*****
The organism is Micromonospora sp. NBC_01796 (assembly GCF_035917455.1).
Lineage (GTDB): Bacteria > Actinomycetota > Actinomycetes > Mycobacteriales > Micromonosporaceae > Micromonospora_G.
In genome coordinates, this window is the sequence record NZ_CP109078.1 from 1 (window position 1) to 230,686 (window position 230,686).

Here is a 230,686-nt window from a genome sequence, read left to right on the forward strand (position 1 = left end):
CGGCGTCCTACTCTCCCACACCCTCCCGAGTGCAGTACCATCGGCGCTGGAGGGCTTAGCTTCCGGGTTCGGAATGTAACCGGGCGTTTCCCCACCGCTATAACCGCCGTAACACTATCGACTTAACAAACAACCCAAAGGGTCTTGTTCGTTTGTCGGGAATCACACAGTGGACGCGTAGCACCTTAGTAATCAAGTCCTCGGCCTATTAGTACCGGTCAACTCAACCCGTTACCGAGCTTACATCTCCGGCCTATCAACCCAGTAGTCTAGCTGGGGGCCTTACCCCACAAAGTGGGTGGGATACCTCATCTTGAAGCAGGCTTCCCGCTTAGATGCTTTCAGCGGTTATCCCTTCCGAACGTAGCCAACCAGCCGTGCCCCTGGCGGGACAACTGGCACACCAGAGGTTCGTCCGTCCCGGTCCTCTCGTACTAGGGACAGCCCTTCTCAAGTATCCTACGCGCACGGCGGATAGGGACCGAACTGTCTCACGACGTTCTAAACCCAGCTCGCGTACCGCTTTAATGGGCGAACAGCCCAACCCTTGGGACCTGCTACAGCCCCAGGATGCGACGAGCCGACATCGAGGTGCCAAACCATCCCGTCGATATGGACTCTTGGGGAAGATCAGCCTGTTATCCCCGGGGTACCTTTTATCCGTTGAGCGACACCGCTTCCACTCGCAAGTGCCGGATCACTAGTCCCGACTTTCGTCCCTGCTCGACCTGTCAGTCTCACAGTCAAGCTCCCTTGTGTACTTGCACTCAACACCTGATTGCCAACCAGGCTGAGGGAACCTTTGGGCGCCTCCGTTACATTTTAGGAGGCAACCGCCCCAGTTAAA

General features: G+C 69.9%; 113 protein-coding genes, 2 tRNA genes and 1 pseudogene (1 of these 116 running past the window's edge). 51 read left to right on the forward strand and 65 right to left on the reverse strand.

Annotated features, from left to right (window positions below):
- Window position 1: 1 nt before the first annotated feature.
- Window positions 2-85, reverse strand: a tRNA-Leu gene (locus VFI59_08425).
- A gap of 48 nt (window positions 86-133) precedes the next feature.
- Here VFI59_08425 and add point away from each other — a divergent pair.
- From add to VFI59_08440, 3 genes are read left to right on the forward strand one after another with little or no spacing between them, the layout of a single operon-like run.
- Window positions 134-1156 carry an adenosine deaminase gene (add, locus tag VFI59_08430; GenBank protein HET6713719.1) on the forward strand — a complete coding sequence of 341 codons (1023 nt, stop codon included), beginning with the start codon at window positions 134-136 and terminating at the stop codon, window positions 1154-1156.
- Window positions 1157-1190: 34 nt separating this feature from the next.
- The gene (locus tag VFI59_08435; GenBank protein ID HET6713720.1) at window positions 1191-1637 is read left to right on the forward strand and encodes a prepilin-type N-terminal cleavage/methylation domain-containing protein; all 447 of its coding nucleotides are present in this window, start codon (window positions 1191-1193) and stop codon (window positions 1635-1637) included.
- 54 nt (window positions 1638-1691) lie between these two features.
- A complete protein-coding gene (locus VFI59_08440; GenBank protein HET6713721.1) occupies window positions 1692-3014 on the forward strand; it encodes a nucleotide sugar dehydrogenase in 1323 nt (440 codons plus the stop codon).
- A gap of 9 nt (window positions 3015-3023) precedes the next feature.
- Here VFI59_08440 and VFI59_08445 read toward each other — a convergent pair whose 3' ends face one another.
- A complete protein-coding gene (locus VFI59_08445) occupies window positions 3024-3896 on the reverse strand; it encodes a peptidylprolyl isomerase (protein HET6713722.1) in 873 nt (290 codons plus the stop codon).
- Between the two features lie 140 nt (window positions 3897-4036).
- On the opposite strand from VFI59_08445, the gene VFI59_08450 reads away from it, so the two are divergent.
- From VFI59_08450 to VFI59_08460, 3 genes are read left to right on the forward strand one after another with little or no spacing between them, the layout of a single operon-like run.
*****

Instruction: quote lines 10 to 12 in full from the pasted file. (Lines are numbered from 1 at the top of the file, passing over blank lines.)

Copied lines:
- A gap of 48 nt (window positions 86-133) precedes the next feature.
- Here VFI59_08425 and add point away from each other — a divergent pair.
- From add to VFI59_08440, 3 genes are read left to right on the forward strand one after another with little or no spacing between them, the layout of a single operon-like run.